Float Planes, redux

A short while ago, I wrote about the problem with float planes — the fact that there’s normally no way to get out when they flip upside down or sink — and about the war of words between the Canadian Transportation Safety Board (who want an airworthiness directive requiring the installing of escape hatches) and Transport Canada (who claim they are unable to issue one, since many of the type certificates are not Canadian).

This morning, unfortunately, we saw another example of the problem here in Ottawa on Constance Lake, which has a floatplane base and a floatplane training facility. A Cessna 185 flown by a very experienced pilot flipped upside down in gusty winds and, presumably, the cabin filled with water. The plane didn’t sink, though, and there were people at the scene right away trying to help. They dove repeatedly trying to free the pilot, but for 20 minutes they were unable to open a door or window to get at him — fortunately, there was a fire department near by, and firefighters were able to cut the pilot out. At the time of posting, he was in critical condition in hospital, after having CPR performed on him at the scene.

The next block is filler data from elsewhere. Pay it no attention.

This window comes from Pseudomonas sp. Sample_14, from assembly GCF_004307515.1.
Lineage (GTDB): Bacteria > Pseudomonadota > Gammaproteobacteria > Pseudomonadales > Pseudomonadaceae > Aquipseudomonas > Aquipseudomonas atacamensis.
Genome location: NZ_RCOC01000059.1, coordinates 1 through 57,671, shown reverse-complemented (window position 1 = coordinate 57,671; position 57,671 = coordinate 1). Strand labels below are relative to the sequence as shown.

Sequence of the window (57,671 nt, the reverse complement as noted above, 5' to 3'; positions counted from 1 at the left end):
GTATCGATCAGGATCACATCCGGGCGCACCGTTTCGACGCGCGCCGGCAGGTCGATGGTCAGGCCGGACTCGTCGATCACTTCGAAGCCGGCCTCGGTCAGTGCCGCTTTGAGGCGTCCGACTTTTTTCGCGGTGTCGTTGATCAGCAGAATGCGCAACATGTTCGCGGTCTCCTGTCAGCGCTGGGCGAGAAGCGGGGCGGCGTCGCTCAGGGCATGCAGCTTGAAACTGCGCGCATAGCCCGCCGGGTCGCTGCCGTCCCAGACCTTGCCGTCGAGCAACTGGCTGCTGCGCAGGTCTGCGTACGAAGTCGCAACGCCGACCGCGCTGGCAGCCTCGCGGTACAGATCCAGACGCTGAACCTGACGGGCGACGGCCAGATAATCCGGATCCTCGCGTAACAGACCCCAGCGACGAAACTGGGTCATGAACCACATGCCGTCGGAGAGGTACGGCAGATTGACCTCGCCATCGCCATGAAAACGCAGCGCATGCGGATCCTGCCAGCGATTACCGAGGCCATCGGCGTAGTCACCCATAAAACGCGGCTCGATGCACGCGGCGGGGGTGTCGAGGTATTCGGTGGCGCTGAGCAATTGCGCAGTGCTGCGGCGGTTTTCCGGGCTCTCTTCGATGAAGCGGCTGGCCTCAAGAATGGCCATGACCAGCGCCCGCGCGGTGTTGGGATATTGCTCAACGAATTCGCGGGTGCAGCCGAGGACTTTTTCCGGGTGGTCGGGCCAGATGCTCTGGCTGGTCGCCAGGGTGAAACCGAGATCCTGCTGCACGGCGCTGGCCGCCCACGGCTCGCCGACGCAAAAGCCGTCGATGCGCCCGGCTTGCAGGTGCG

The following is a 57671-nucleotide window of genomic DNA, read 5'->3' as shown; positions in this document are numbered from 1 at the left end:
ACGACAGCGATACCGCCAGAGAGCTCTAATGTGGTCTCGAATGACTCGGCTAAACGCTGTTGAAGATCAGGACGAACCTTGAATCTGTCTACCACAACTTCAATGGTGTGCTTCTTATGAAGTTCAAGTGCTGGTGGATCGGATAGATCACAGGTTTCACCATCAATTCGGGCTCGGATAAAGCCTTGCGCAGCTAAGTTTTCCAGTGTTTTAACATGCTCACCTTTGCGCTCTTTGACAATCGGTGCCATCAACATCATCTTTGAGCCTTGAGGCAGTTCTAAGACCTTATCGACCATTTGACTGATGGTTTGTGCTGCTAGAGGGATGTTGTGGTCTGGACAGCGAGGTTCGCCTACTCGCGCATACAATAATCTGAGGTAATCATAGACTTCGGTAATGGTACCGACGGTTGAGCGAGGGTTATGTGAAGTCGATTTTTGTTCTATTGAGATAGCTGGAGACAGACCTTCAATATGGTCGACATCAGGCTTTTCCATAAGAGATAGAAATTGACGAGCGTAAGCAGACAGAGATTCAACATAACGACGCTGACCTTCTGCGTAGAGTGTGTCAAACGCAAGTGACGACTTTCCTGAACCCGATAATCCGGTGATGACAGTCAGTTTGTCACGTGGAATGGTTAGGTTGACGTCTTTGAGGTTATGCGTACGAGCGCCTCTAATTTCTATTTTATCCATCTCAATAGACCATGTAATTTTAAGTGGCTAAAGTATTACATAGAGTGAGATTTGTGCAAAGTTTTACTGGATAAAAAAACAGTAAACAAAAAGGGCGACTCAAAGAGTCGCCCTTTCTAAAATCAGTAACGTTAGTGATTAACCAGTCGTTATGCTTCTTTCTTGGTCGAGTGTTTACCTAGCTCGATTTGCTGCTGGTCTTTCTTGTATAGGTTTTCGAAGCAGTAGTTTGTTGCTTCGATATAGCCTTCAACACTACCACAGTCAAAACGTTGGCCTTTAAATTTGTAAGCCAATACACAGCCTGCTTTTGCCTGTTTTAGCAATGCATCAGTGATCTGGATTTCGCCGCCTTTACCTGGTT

I hope there’s some legal way to order — or at least to allow — modifications on float-planes to add a quick-release belly escape hatch.

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2 Responses to Float Planes, redux

  1. Paul Tomblin says:

    Shouldn’t float pilots carry one of those spring loaded window breakers so they can break their way out? Or don’t they work on plastic windshields very well?

  2. Ned W. Walker says:

    As a Safety Professional, It appears to me that some folks don’t
    understand that flying itself is risky, but dealing with wind,tide
    wave action etc. compound the risk. Many planes don’t lend them-
    selves to a floor hatch modification. Maybe a quick release on the
    door hinge pins etc. would be a better solution (cheaper & less
    hassel too)!

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